“…ministry is a very confronting service. It does not allow people to live with illusions of immortality and wholeness. It keeps reminding others that they are mortal and broken, but also that with the recognition of this condition, liberation starts.”

As I came back to school, just a few days after finishing CPE I was so ready to be a student again. A full course load and a stack of books greeted me as welcome change after the summer in the hospital. I had put in my 11 weeks of learning and giving, gotten my certificate and was ready to focus on my classes, disappear into the readings and put the memories of death and suffering, trauma and loss behind me. But it turns out it doesn’t work that way. My body and psyche are still processing the summer and demanding attention to give space for healing of secondary trauma, to move through the compound grief that piled up. I hit a point last week where I cried out. “I didn’t sign up for this!”  A gentle reminder came back from a colleague. “Yes, yes you did. That’s part of the ‘formation’ process. It’s in the fine print. You consciously agreed to God rearranging your life in answer to call to ministry.”

Yes, yes I did. We all did. We continue to. It is what forms us. Engaging in the lives we encounter, engaging in our own process of discovering authenticity and wholeness, it’s part of what we signed up for. It’s part of our formation for ministry, our formation as spiritual beings. As we heard in one of our readings this morning from Rachel Naomi Remen,

“It is our wounds that enable us to compassionate with the wounds of others. It is our limitations that make us kind to the limitations of other people. It is our loneliness that helps us to find other people or to even know they’re alone with an illness. I think I have served people perfectly with parts of myself I used to be ashamed of.”

Because here’s the secret, that I know all of you know: it’s in the brokenness that we see the Divine at work and that we are formed. The presence of God that walks with us through the joys and the sorrows, the pain and the celebration and works us down to the core of who we are created to be. The way you can look back at a difficult time and see how you grew closer to God in it. The humbling that comes when we are honored to witness loss with another. The theological de-construction that takes you to the place of wondering and doubt that you never wanted to encounter. The reminders we receive to hold life as precious and sacred after a loss. The intentionality we can take into who we are and the choices we make as we’re healing from struggle. It’s in these spaces of brokenness that we are reminded; we glimpse that which is true all along. We are not alone. We cannot do this on our own.

And that’s where another gospel message, the good news, shows up: the gospel of community. We can experience the power of being a community that can walk with each other through the joys and celebrations and in the struggles and dark times. I see in this group faces that know brokenness and that know community and know the joy of God’s Spirit moving. I feel a spirit here that offers a place for people to come and be real, to bring their whole selves. A place where those that are struggling can give voice to it and can feel God’s love and care, in the message and in being lifted up by this group. And I hear a deep passion and desire from this people to be this to the community, to our current ministries and our future ministries, to the world. That you are here, gathered together today, because you know that people’s lives are breaking, that there is loss and pain in the world AND you know the power of God’s love and healing and the power of people who are humbly looking to be the hands and feet of God. Conduits of the Divine work in around us.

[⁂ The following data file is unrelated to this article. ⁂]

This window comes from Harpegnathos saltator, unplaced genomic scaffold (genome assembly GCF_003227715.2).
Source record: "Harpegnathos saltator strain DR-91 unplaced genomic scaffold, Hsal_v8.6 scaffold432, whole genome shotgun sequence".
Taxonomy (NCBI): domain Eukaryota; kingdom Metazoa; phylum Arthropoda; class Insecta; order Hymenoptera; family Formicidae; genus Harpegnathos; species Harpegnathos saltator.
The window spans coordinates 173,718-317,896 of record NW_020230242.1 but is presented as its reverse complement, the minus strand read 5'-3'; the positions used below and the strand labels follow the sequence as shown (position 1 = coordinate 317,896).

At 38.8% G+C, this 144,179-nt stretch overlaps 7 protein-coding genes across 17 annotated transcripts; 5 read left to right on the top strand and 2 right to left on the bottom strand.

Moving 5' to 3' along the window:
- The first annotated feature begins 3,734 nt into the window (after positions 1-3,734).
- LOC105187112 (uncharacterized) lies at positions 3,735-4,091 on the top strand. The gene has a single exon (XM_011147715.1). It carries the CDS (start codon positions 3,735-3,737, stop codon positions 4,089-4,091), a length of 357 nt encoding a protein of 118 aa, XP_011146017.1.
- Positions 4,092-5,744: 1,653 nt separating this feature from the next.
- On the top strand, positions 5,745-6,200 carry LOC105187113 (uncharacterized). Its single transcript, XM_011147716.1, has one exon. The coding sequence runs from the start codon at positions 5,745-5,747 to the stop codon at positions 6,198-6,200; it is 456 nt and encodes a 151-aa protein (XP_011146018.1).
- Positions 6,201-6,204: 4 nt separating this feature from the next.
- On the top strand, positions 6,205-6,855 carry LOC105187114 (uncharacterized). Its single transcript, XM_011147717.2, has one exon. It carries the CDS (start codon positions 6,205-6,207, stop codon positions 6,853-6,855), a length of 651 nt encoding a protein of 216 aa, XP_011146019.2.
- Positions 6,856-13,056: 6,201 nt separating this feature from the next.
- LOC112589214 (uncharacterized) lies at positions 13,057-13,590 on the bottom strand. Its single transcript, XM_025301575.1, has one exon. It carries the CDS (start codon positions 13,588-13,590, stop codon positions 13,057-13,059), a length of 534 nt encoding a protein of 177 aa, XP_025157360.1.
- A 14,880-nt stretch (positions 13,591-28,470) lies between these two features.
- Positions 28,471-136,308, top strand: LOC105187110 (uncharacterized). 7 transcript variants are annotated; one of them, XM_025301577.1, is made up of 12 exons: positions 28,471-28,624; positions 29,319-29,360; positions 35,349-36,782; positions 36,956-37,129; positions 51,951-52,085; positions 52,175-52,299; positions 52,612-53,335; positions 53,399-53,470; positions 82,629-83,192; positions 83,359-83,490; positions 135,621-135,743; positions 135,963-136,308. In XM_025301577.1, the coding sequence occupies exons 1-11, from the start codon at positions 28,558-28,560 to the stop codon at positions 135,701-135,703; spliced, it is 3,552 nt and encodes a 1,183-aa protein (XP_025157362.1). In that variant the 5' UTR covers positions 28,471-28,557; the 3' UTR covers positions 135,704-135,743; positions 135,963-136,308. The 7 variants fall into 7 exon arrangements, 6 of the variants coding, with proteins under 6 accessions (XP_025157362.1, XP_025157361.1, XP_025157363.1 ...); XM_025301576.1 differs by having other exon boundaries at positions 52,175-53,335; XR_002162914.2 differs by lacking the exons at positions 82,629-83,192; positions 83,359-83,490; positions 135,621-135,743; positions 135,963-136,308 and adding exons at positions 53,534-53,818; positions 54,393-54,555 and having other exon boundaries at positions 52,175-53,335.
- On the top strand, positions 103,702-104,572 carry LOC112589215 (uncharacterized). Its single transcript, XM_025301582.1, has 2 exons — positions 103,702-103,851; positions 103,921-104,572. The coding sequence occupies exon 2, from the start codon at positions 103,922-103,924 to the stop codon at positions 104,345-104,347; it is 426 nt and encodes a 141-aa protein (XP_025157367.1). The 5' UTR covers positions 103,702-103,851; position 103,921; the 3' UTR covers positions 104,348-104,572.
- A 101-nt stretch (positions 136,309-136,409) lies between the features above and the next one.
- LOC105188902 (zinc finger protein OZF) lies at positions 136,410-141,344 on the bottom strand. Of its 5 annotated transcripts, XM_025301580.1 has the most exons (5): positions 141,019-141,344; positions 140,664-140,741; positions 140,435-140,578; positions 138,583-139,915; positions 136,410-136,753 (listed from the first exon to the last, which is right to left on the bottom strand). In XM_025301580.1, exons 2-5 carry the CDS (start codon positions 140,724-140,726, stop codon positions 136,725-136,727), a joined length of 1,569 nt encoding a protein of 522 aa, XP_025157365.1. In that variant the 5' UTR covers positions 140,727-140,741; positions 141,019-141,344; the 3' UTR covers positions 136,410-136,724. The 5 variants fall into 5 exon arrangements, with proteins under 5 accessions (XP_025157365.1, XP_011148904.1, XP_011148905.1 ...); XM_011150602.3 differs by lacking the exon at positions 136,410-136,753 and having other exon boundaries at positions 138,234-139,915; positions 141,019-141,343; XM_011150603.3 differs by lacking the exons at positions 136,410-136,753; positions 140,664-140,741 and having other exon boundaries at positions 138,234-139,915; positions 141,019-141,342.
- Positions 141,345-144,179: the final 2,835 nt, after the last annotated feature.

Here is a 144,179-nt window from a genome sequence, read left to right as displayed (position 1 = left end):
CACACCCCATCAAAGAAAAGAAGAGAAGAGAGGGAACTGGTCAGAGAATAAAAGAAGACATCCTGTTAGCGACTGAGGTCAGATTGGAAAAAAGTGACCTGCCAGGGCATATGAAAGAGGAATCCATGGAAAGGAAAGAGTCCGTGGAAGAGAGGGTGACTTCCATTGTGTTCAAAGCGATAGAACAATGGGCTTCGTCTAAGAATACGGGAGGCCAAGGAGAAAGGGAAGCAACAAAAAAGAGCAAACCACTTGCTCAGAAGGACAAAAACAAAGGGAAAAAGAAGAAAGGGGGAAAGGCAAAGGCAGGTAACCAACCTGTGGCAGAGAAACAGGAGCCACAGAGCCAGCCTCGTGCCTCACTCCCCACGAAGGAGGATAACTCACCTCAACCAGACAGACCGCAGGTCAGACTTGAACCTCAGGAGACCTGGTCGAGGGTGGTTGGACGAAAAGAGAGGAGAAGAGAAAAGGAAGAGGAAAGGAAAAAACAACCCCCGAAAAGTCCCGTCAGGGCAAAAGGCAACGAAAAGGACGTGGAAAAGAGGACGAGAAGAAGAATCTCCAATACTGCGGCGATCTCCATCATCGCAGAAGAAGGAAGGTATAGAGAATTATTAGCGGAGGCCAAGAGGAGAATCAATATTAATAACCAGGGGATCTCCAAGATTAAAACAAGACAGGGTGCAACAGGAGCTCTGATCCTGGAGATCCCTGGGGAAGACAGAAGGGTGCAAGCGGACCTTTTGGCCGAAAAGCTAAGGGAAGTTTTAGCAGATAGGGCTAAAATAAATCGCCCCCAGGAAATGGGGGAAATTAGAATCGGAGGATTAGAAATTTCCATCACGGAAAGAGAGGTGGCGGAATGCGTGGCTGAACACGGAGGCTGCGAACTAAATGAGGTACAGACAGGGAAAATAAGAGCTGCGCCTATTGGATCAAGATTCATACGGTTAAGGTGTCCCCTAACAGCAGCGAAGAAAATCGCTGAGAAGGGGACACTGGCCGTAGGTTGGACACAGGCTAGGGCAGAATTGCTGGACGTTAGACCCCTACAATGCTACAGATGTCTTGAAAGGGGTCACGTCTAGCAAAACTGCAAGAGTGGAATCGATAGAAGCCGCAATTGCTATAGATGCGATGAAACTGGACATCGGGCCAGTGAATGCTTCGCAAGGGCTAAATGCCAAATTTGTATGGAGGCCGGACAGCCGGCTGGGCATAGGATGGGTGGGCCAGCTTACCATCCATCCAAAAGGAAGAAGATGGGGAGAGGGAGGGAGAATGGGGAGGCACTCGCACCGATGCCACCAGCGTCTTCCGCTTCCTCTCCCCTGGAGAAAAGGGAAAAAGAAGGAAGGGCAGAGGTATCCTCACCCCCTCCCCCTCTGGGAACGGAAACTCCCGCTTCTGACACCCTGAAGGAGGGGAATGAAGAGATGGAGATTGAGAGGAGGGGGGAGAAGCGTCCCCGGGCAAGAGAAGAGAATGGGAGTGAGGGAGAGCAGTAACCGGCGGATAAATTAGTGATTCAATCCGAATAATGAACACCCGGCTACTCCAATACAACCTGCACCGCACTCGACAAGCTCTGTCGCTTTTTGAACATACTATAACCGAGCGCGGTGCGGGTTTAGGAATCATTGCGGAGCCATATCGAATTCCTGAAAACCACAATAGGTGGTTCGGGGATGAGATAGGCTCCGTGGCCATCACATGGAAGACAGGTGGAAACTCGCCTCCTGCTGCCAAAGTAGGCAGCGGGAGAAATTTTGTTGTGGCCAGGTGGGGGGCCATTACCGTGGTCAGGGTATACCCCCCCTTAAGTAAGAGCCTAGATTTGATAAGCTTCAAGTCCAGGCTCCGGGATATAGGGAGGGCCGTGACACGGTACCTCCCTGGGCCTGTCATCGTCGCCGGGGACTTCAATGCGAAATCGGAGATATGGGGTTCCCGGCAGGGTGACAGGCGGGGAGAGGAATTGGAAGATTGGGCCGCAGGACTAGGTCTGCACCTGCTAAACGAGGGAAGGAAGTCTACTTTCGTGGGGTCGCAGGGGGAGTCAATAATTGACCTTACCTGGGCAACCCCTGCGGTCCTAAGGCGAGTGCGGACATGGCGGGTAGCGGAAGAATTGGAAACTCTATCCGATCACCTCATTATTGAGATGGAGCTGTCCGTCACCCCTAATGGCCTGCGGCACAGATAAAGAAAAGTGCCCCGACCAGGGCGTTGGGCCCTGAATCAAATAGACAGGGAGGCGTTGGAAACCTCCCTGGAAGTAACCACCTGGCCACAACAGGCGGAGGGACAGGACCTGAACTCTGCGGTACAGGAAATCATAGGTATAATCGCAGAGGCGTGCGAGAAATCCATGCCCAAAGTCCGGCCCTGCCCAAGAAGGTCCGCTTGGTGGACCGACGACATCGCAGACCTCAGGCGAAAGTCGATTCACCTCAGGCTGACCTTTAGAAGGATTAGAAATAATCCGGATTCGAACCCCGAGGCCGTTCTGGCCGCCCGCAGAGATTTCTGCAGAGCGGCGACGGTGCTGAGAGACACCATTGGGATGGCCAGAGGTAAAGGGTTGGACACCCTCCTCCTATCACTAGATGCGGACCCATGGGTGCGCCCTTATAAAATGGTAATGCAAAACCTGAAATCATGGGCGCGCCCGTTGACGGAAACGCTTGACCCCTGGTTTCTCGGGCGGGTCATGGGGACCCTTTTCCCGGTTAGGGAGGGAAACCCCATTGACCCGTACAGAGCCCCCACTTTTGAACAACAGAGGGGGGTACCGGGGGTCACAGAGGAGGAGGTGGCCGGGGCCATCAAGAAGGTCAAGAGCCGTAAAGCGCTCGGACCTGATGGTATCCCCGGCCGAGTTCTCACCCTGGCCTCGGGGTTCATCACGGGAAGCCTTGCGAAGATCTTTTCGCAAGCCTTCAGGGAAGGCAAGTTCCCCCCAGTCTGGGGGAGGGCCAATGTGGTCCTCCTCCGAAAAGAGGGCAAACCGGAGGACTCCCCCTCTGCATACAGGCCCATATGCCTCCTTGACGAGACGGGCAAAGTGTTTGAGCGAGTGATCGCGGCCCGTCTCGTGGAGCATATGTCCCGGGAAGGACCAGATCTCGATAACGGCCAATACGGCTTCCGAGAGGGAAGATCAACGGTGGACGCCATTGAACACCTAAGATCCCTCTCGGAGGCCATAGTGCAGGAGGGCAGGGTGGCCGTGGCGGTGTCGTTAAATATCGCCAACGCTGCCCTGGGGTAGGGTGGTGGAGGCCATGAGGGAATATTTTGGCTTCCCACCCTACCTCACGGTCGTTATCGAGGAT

Because at the end of the day, we are vessels, vessels infused with Divine Light, urging and pressing to be received and to flow through us. We are vessels that are cracked and broken, broken wide open to receive God’s ever-flowing energy and love. We are humans, all of us, walking broken in a broken world. Does that sound depressing, maybe, or maybe it’s beautiful. We can wallow in the brokenness, or we can dance. Dance as we’re broken open. Dance as we tear the bandage off. Find the beauty, because in the brokenness that the Sacred flows in. It’s when we surrender to something bigger, because we realize we have no choice left, that the Spirit moves. It’s when we’re willing to walk knowingly into a room filled with pain and suffering, to be present, engage, and witness and name the Divine urging and pressing to be received. If we are willing to be broken open by the world and filled to overflowing with God’s love. Then broken is beautiful. Broken is sacred. And broken is holy.

 May the God who breaks us open, the God who heals the brokenhearted, the God who walks beside us every step be with us all. Amen.